Editor’s Note: This article first appeared as part of the August 23 flipbook.
Troubled by the University’s COVID-19 protocols President Hartzell discussed during a council meeting, Stephennie Mulder decided to create a Facebook group for faculty and staff to voice their concerns about UT’s response to the pandemic.
After nearly three semesters of online learning, a majority of UT classes will return to in-person instruction for the fall. Without requiring masks, weekly testing or vaccination, UT’s Consortium Model study predicts a median of 11,200 students will contract COVID-19 during the fall semester.
“The group was organized to give us a place to think through and process what feels like a confusing set of information coming out of UT-Austin,” said Mulder, an Islamic art and architecture associate professor. “UT’s (actually) going directly against the recommendation of its own researchers.”
Mulder said teaching in person during this time feels deeply unethical.
“Walking into the classroom this fall, I feel like I am being forced to endanger my own students,” Mulder said. “I’m entering this semester with a deep sense of despair and anxiety. I feel like I’m being forced to do something where it’s just very clear what the reality is.”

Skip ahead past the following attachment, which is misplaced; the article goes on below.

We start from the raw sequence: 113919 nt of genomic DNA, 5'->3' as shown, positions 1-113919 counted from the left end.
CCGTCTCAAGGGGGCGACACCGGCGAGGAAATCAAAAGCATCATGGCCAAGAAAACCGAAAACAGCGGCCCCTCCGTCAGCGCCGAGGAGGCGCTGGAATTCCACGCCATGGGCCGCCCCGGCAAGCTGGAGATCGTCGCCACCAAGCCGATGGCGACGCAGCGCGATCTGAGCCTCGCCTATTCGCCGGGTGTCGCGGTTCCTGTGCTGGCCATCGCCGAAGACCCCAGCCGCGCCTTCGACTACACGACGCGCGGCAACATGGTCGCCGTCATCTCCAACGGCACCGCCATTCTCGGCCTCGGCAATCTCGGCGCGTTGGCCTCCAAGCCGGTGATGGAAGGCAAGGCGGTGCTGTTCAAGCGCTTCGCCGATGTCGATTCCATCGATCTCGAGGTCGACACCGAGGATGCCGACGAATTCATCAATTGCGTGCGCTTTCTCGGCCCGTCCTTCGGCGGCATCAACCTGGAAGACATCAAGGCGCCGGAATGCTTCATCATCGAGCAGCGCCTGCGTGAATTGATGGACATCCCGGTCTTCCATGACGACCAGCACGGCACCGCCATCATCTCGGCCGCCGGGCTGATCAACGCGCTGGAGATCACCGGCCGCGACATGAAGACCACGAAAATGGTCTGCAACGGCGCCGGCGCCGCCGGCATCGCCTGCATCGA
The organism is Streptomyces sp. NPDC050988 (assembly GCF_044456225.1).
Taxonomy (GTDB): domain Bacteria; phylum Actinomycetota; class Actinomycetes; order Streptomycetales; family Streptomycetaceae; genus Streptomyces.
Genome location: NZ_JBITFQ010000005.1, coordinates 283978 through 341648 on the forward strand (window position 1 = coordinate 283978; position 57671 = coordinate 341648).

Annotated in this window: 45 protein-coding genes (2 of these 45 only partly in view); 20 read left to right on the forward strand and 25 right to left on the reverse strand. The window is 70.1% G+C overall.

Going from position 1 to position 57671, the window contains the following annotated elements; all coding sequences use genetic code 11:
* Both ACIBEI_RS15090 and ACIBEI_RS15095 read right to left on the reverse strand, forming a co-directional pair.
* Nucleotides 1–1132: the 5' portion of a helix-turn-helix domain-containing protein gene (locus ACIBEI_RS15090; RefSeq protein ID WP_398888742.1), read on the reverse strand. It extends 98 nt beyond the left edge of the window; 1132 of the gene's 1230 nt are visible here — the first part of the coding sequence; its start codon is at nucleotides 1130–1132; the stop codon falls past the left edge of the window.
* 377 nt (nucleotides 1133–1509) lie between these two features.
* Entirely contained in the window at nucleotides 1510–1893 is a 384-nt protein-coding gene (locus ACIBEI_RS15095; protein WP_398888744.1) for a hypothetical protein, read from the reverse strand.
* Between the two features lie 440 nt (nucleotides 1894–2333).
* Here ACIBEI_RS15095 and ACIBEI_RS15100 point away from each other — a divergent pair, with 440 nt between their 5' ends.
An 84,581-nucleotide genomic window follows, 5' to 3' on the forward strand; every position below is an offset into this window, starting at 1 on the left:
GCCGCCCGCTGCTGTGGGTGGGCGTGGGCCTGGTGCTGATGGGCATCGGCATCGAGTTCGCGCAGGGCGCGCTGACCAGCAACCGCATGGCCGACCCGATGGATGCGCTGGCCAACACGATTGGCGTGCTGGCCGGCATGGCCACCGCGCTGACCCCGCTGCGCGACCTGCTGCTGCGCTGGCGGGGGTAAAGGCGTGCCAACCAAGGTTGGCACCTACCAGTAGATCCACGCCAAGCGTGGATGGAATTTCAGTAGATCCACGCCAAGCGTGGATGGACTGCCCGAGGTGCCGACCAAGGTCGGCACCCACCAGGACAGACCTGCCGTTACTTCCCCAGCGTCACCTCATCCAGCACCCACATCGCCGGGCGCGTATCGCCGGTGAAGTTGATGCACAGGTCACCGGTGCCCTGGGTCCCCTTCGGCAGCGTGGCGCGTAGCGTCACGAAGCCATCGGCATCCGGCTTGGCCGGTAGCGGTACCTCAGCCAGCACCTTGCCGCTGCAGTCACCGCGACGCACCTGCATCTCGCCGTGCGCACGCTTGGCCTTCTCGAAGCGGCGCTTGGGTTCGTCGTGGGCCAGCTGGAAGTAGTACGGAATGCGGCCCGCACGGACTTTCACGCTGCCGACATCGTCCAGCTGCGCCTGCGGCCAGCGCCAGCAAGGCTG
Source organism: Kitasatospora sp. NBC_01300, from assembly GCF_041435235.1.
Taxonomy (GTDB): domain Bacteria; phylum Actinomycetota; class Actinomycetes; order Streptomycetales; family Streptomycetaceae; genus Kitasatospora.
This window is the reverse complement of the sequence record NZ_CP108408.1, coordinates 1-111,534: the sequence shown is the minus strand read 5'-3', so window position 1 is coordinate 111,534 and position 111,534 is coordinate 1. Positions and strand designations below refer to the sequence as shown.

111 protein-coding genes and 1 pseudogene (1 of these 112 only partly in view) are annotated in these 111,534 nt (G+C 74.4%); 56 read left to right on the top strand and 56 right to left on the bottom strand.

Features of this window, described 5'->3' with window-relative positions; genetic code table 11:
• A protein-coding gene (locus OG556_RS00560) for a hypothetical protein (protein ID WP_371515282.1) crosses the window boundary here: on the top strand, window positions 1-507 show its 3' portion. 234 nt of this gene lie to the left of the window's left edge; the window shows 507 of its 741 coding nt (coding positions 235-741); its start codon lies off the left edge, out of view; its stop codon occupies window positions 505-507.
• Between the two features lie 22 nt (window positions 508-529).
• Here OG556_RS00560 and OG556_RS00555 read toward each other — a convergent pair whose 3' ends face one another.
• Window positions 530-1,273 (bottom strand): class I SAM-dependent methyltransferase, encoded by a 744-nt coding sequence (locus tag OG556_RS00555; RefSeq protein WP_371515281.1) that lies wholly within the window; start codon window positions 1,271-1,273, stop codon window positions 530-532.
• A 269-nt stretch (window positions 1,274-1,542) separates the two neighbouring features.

Journalism professor Tracy Dahlby said his safety concerns for his students and teaching assistants made him place his J301: Fundamental Issues of Journalism course online for the entire semester and his Reporting the World course online for the first three weeks.
“(J301) is a very big class and it pretty much fills that auditorium wall to wall, with not many seats to spare,” Dahlby said. “Some students will be vaccinated, some will not. That kind of uncertainty in students’ minds isn’t conducive to good learning.”
Over the summer, Dahlby said he felt his life getting back to normal. He got vaccinated, took off his mask in public and looked forward to returning to campus. Then the delta variant emerged, and cases began to grow.
“It was gut-wrenching when I realized all my classes wouldn’t be in person,” Dahlby said. “I felt like this (was) the turning point we’ve all been waiting on … and it’s frustrating to see (fall 2020) repeating itself.”
Compared to last fall, some professors, like history lecturer Rachel Ozanne, don’t feel as shocked with last-minute changes surrounding in-person classes.
“I taught the class virtually last fall, so I have pre-recorded lectures,” Ozanne said. “Of course, I’d rather redo them, but given the limitations of time, I have those recordings ready to go. I feel more capable of rising to the challenge (than last year), but it’s frustrating.”
While this semester may not look as many initially hoped, Ozanne said as her eyes welled with tears, her students continue to impress her with their willingness to adapt.
“Students have been working so hard to keep up with their coursework, meet these new requirements and adapt to new learning environments,” Ozanne said. “I’ve seen my students come together and just do their very best, and that’s been a beautiful thing to witness. I’m very proud of our UT students.”